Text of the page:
When reading difficult passages or dense arguments, stop occasionally and think, “What did I just read?” Then mentally restate the previous few sentences in your own words. This is called “paraphrasing,” and it’s an incredibly useful tool.
When you paraphrase, you force your brain to remember the words you just read, attempt to understand the meaning behind those words, and translate that meaning into new words that are more familiar to you. That’s a lot of mental steps, which signals to your brain that maybe the paraphrased information is worth retaining for a little while. The mental steps also require a high level of reading comprehension; you can’t explain a sentence in your own words without first understanding that sentence.
It is not difficult to understand why LSAT students might want to 1) remember more of what they read and 2) comprehend more of what they read. Retaining information leads to answering questions quickly, and good reading comprehension leads to answering questions accurately. This is why good paraphrasing tends to lead my students to higher scores.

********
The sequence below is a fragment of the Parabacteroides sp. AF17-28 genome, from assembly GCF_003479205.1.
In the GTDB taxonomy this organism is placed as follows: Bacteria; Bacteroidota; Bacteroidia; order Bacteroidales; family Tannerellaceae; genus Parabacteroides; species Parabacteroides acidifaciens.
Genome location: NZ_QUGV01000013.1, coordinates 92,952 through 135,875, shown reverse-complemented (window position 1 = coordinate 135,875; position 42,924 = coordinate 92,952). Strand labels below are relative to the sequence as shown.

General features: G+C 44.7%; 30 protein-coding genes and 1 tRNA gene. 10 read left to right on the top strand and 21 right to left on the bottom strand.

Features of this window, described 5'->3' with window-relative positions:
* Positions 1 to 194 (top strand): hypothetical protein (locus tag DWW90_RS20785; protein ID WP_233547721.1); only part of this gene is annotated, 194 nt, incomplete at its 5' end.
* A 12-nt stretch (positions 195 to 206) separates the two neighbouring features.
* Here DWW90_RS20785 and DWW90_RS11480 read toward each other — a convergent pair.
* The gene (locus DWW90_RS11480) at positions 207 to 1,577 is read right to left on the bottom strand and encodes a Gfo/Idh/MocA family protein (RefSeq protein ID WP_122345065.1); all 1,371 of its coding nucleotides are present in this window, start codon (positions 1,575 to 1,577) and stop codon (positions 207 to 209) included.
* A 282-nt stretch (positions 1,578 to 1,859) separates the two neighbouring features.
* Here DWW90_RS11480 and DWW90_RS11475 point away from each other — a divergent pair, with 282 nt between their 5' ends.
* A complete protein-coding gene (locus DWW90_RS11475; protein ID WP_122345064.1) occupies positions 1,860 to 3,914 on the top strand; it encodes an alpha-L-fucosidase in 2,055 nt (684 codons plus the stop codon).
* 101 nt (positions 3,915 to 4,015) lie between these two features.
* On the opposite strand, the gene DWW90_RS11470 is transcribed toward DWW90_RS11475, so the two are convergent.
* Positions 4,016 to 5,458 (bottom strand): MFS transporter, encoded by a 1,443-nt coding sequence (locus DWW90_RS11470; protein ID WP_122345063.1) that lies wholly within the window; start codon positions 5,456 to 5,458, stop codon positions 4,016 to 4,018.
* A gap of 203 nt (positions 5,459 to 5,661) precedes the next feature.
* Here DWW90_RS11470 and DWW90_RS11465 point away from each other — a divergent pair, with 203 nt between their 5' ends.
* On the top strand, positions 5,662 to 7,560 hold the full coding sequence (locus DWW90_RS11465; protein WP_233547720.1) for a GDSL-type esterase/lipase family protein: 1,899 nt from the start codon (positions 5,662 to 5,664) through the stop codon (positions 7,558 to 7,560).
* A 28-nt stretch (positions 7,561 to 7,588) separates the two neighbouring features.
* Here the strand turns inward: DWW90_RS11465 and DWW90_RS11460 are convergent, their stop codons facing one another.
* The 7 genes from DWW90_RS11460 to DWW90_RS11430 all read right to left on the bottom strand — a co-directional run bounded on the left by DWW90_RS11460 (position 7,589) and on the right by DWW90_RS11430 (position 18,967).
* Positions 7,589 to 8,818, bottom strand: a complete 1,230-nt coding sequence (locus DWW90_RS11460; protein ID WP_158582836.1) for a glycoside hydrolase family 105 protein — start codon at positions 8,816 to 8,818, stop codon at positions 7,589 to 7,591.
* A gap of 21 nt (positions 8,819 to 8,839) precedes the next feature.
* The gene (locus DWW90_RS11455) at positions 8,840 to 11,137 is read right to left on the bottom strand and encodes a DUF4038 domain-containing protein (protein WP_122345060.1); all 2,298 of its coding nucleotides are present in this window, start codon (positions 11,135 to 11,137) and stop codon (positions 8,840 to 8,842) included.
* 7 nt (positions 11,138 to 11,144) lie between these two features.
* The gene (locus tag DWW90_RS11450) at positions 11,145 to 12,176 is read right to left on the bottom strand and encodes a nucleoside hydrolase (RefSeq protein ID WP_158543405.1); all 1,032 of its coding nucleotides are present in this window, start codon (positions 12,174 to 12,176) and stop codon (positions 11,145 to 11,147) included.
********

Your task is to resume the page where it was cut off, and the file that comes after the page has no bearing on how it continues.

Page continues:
However, before you begin your journey into paraphrasing everything you read, you should understand that this is not an easy habit to get into. Paraphrasing is a cognitively difficult task; you will likely need to work your way up to paraphrasing an entire section of the test. Just like you should probably master running a mile before taking on a marathon, you should probably paraphrase single passages before moving on to entire sections. But with the right amount of practice, you’ll find that entire PrepTests can be paraphrased.
Making mental comments as you read a long passage can help with understanding and retaining the passage. These comments can include criticisms (“That reasoning seems a bit circular”), predictions (“I think the author will probably reject this proposal.”), or even jokes (“That’s what she said!”). As long as you are commenting on what the passage actually says, you can’t go wrong.